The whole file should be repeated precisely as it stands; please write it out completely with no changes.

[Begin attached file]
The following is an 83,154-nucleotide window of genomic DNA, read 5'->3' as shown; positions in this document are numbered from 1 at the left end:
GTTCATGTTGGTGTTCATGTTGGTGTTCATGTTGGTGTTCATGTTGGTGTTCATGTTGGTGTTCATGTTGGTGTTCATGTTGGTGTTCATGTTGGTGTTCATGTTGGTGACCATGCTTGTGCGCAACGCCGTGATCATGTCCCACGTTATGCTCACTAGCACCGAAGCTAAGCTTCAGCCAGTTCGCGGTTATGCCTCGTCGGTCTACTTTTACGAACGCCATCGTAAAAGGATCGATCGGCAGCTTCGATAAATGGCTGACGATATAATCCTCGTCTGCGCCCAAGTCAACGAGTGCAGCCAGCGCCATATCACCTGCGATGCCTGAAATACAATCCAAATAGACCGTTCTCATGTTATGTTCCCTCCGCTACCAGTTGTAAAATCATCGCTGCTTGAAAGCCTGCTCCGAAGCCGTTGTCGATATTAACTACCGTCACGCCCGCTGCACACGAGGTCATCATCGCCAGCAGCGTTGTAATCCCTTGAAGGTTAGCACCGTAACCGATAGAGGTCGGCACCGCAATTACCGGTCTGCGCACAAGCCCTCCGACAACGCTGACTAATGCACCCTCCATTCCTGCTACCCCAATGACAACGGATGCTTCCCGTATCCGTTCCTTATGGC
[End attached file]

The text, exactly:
The following is an 83,154-nucleotide window of genomic DNA, read 5'->3' as shown; positions in this document are numbered from 1 at the left end:
GTTCATGTTGGTGTTCATGTTGGTGTTCATGTTGGTGTTCATGTTGGTGTTCATGTTGGTGTTCATGTTGGTGTTCATGTTGGTGTTCATGTTGGTGTTCATGTTGGTGACCATGCTTGTGCGCAACGCCGTGATCATGTCCCACGTTATGCTCACTAGCACCGAAGCTAAGCTTCAGCCAGTTCGCGGTTATGCCTCGTCGGTCTACTTTTACGAACGCCATCGTAAAAGGATCGATCGGCAGCTTCGATAAATGGCTGACGATATAATCCTCGTCTGCGCCCAAGTCAACGAGTGCAGCCAGCGCCATATCACCTGCGATGCCTGAAATACAATCCAAATAGACCGTTCTCATGTTATGTTCCCTCCGCTACCAGTTGTAAAATCATCGCTGCTTGAAAGCCTGCTCCGAAGCCGTTGTCGATATTAACTACCGTCACGCCCGCTGCACACGAGGTCATCATCGCCAGCAGCGTTGTAATCCCTTGAAGGTTAGCACCGTAACCGATAGAGGTCGGCACCGCAATTACCGGTCTGCGCACAAGCCCTCCGACAACGCTGACTAATGCACCCTCCATTCCTGCTACCCCAATGACAACGGATGCTTCCCGTATCCGTTCCTTATGGC